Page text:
States With High State Taxes Are Vulnerable to Migration

Gallup: “Residents living in states with the highest aggregated state tax burden are the most likely to report they would like to leave their state if they had the opportunity.”

Percentage of Residents Who Would Like to Leave Their State, by State Tax Burden, 2015

“Nearly half (46%) of Connecticut and New Jersey residents say they would like to leave their state if they had the opportunity. At 13%, Montana has the smallest percentage of residents reporting they would like to leave the state.”

States Whose Residents Are Least Likely, and Most Likely, to Want to Leave, 2015

“States in the first, second and third quintiles have similar percentages of residents reporting they would like to leave their state; however, this percentage increases for residents living in states composing the fourth and fifth quintiles. These data suggest that even moderate reductions in the tax burden in these states could alleviate residents’ desire to leave the state.”

Is Charles Koch Feeling the Bern?

Charles Koch contends that he and Bernie Sanders agree on the fact that “the political and economic system is often rigged to help the privileged few at the expense of everyone else, particularly the least advantaged.”

“Democrats and Republicans have too often favored policies and regulations that pick winners and losers. This helps perpetuate a cycle of control, dependency, cronyism and poverty in the United States. These are complicated issues, but it’s not enough to say that government alone is to blame. Large portions of the business community have actively pushed for these policies.”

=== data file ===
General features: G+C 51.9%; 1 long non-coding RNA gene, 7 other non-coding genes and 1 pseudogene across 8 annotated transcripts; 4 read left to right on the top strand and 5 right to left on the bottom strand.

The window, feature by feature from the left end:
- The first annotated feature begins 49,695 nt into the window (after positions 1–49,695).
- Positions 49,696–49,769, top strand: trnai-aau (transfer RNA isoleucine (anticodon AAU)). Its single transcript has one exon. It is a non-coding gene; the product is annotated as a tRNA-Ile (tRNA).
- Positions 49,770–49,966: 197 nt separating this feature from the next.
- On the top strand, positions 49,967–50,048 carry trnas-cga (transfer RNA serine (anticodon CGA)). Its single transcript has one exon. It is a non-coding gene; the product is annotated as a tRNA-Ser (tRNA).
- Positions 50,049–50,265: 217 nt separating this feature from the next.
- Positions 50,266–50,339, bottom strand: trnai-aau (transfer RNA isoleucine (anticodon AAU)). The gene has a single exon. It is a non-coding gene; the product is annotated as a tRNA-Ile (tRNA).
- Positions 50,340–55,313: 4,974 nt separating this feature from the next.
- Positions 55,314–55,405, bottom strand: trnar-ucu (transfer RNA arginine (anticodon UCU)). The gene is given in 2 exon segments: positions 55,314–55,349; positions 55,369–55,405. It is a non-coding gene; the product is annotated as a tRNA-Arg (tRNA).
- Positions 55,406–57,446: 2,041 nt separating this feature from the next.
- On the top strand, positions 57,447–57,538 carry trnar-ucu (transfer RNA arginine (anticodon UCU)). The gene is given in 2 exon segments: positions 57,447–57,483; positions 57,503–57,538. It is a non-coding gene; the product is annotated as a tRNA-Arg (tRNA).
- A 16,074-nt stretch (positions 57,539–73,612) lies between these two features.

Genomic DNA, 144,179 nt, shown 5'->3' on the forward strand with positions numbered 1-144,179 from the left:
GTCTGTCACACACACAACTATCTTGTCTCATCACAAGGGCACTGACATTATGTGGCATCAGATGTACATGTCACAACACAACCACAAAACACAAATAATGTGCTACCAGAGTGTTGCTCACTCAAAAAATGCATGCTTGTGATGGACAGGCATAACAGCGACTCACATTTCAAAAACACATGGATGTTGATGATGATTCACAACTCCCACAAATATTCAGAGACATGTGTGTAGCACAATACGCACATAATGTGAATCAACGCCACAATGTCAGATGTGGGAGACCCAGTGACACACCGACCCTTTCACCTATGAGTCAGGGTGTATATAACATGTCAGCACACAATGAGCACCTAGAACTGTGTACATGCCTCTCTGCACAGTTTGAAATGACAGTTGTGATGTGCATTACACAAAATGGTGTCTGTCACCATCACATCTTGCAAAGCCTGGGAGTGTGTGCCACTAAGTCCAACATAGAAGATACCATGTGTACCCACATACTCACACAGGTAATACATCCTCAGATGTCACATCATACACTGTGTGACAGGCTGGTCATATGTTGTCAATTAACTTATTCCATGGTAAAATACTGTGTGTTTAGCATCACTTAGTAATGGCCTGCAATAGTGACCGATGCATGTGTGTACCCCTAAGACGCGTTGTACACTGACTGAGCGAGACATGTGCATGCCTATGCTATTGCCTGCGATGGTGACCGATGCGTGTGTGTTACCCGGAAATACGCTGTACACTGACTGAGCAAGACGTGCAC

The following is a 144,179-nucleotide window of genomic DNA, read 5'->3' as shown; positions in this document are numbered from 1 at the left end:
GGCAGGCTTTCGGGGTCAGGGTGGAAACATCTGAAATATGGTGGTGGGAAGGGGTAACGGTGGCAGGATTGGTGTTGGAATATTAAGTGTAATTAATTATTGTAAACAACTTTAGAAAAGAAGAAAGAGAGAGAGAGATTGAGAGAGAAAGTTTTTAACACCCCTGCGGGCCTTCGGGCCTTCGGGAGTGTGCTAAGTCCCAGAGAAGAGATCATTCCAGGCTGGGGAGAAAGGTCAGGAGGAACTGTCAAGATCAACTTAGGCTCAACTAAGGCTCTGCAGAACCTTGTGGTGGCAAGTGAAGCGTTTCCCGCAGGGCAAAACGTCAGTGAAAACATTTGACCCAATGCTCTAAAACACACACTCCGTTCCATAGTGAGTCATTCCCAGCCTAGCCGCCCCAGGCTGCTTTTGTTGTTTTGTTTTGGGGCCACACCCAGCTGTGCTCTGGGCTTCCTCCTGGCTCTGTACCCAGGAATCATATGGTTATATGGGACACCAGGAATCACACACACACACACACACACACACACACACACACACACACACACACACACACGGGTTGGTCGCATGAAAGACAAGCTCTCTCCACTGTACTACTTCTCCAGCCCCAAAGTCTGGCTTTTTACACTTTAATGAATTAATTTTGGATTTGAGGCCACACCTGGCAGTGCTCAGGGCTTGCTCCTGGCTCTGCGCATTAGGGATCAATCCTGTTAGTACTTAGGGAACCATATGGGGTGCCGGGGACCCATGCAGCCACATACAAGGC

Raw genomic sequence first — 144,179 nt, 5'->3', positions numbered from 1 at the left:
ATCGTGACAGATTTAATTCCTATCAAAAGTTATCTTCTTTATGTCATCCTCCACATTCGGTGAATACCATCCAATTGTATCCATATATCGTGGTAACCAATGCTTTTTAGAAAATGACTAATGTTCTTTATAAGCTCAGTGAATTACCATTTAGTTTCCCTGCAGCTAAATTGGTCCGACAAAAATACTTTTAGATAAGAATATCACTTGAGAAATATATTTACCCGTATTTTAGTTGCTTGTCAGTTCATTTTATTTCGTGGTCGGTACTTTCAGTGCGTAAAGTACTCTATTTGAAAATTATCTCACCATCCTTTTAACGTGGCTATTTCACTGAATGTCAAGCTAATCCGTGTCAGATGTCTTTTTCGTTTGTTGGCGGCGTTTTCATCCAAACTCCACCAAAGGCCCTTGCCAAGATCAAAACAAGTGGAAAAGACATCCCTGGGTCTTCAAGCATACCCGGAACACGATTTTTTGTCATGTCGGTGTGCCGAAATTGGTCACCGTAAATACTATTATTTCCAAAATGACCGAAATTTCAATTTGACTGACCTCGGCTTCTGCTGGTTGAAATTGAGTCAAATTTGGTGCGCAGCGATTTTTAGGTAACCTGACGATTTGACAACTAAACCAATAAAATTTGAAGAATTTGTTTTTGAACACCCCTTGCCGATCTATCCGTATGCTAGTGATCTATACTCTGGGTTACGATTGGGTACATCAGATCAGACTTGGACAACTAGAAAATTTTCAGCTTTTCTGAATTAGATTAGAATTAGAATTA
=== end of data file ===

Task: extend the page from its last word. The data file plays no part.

“That’s why Koch Industries opposes all forms of corporate welfare — even those that benefit us.”

“The United States’ next president must be willing to rethink decades of misguided policies enacted by both parties that are creating a permanent underclass.”

“I applaud the senator for giving a voice to many Americans struggling to get ahead in a system too often stacked in favor of the haves, but I disagree with his desire to expand the federal government’s control over people’s lives. This is what built so many barriers to opportunity in the first place.”

“It is results, not intentions, that matter. History has proven that a bigger, more controlling, more complex and costlier federal government leaves the disadvantaged less likely to improve their lives.”

Spike in Methane Eliminates Climate ‘Benefit’ of Fracked Gas

The Guardian: “There was a huge global spike in one of the most potent greenhouse gases driving climate change over the last decade, and the U.S. may be the biggest culprit, according a new Harvard University study.”